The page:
The Association of State Wetland Managers hosted a four day convention March 10-13, 1997 in Annapolis, Maryland entitled The Future of Wetland Assessment: Applying Science Through the Hydrogeomorphic Assessment Approach and Other Approaches. The geosciences, soils, as well as hydrology, play a significant role in this type of assessment and geoscientists must continue to work to ensure geology is a main consideration in wetlands delineation.
The process used in hydrogeomorphic(HGM) assessment is three-fold. First, wetlands are classified into one of seven categories- riverine, depressional, slope, mineral soil flats, organic soil flats, estuarine fringe, or lacustrine fringe-- based on landscape (geomorphic setting), dominant water source and hydrodynamics. Wetlands are then evaluated in terms of their functions, recognizing that different types of wetlands perform different functions. The focus on function is a change from the traditional method of assigning values to wetlands. Finally, wetlands are compared with reference wetlands, real wetlands that excel in performing the appropriate suite of functions for a wetlands class.
Mark Brinson, a Professor at East Carolina University and a 1995 National Wetlands Award winner, explained the need for a functional assessment of wetlands. Wetlands are complex and their function and area do not have a one-to-one correlation, nor do all wetlands serve the same purpose. This system allows wetlands within classes to be compared with each other, instead of competing with wetlands that serve different functions. They are also compared only by function, making a "clear distinction between science and policy."
Tuesday morning's plenary session provided the opportunity to hear many points of view on both retrospective and future directions of wetlands. Jon Kusler, President of the Association of State Wetlands Managers, believes wetlands expertise is uneven across disciplines, with too much emphasis in biology and environmental science, but not enough focus on hydrology and geology. The coordination among disciplines also needs to be improved. Joseph Larson, Environmental Institute, examined the regulatory approach the United States has used to drive wetlands regulation, and noted the US is the only country using this approach. Many other countries use a more integrated, landscape approach. He emphasized the need for hydrological and geological information from maps, and lauded geologic maps as a foundation for the HGM method. Paul Adamus, who developed the WET assessment technique in the early 1980s, believes "junk science" is filling the gap where technically sound, but "dense", methods are currently being used. He also advocated expanding assessment information onto the internet.
The next group of speakers focused on their experiences with different assessment techniques. Candy Bartoldus, Environmental Concerns, analyzed the merits of HGM. She saw the strengths of HGM as standardized, accurate, sensitive to differences in wetland functions, and accounting for size differences. She believes that the main weakness of HGM is its inability to compare wetlands across different classes. Andy McMillian, Washington State Department of Ecology, presented lessons his department had learned in developing an assessment system. First, the need to think about the applications of the system early and often. Understand explicit and implicit assumptions, and recognize that no approach is value-free. Involve the public, policy makers, and anyone else who may be affected by the criteria in your process. Finally, manage expectation: no approach will meet all needs, but it will improve the system. John Maher, Environmental Protection Agency, applauded the improvement in the quality of water that has occurred in the 25 years since the Clean Water Act was enacted. He focused on the need to include geology and utilize US Geological Survey hydrologic codes to develop watershed plans. He also advocated voluntary monitoring of wetlands by senior citizens and college students who are environmentally conscious.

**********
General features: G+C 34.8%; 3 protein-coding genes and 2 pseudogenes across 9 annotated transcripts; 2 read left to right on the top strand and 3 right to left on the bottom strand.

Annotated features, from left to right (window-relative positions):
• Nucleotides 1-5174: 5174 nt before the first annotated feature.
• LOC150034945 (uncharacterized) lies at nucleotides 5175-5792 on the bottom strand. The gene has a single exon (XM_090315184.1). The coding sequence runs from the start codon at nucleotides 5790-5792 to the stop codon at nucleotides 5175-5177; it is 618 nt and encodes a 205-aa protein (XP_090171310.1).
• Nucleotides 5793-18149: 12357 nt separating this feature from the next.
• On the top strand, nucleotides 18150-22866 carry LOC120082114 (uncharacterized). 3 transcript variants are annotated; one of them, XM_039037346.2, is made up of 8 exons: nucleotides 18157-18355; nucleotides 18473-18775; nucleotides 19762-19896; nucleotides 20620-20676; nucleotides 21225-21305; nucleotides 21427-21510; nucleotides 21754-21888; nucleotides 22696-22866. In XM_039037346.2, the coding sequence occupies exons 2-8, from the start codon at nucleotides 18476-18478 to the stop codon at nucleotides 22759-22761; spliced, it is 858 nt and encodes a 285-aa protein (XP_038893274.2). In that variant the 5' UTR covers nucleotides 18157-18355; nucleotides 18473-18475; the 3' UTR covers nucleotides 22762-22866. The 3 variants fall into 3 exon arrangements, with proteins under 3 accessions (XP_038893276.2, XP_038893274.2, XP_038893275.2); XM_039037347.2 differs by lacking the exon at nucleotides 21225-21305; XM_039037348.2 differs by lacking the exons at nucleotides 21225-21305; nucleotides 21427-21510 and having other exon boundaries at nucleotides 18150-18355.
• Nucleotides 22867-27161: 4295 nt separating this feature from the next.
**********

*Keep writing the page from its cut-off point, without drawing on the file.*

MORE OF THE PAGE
The next panel focused primarily on regulatory applications and lessons learned from them. B. Dale Simon, Wisconsin Department of Natural Resources, focused on the need to convince people of the value of wetlands, not of assessment techniques. He prefers not to use mitigation banking, feels the HGM method is too time-consuming, and has had negative experiences working with the Army Corps of Engineers and the EPA. Jan Goldman-Carter, National Wildlife Federation, emphasized the importance of public participation. She sees permitting decisions as public interest decisions, with "public input being critical".
The second day was divided into breakout sessions, with each workshop addressing a specific topic. For example, one workshop focused on GIS-based assessment. Lori Sutter, North Carolina Division of Coastal Management (NCDCM), and Quinton Epps, South Carolina Department of Health and Environmental Control, shared their experience with GIS models. North Carolina utilizes GIS to understand water quality, hydrology, habitat, and potential risk to create a regional watershed based application. NCDCM then provides this information to interested parties, such as local governments, who make decisions based on their own priorities. South Carolina is attempting to model North Carolina's system, as they are still developing an assessment system. They will classify wetlands by landscape and use GIS to predict the functions.
The workshop, in presenting many varied experiences, illustrates the diversity and confusion in delineating and protecting wetlands. Although wetland loss has slowed in the past decade, we must create a clear strategy for protecting our remaining wetlands in a sensible manner that avoids the politicization that has dominated previous discussions.
Contributed by Kasey Shewey, AGI Government Affairs.
Last updated March 25, 1997